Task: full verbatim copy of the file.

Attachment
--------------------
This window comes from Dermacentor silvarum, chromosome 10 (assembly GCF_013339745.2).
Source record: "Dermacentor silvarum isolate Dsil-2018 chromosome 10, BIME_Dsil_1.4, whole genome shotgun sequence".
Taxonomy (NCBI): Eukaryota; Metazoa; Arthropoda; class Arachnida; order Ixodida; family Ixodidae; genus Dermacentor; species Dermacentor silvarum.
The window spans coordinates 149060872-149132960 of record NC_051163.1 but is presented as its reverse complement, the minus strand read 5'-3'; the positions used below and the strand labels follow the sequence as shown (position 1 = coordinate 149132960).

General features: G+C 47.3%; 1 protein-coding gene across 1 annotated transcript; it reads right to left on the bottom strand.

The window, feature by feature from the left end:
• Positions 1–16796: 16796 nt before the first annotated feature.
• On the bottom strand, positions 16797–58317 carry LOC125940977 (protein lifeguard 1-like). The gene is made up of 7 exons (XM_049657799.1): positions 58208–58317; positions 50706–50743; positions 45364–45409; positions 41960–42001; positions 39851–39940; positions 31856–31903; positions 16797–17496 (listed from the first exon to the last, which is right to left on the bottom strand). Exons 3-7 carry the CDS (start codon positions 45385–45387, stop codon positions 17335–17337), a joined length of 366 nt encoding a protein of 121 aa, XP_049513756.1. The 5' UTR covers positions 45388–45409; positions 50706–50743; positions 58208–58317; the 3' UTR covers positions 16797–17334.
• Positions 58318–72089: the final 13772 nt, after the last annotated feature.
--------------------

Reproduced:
This window comes from Dermacentor silvarum, chromosome 10 (assembly GCF_013339745.2).
Source record: "Dermacentor silvarum isolate Dsil-2018 chromosome 10, BIME_Dsil_1.4, whole genome shotgun sequence".
Taxonomy (NCBI): Eukaryota; Metazoa; Arthropoda; class Arachnida; order Ixodida; family Ixodidae; genus Dermacentor; species Dermacentor silvarum.
The window spans coordinates 149060872-149132960 of record NC_051163.1 but is presented as its reverse complement, the minus strand read 5'-3'; the positions used below and the strand labels follow the sequence as shown (position 1 = coordinate 149132960).

General features: G+C 47.3%; 1 protein-coding gene across 1 annotated transcript; it reads right to left on the bottom strand.

The window, feature by feature from the left end:
• Positions 1–16796: 16796 nt before the first annotated feature.
• On the bottom strand, positions 16797–58317 carry LOC125940977 (protein lifeguard 1-like). The gene is made up of 7 exons (XM_049657799.1): positions 58208–58317; positions 50706–50743; positions 45364–45409; positions 41960–42001; positions 39851–39940; positions 31856–31903; positions 16797–17496 (listed from the first exon to the last, which is right to left on the bottom strand). Exons 3-7 carry the CDS (start codon positions 45385–45387, stop codon positions 17335–17337), a joined length of 366 nt encoding a protein of 121 aa, XP_049513756.1. The 5' UTR covers positions 45388–45409; positions 50706–50743; positions 58208–58317; the 3' UTR covers positions 16797–17334.
• Positions 58318–72089: the final 13772 nt, after the last annotated feature.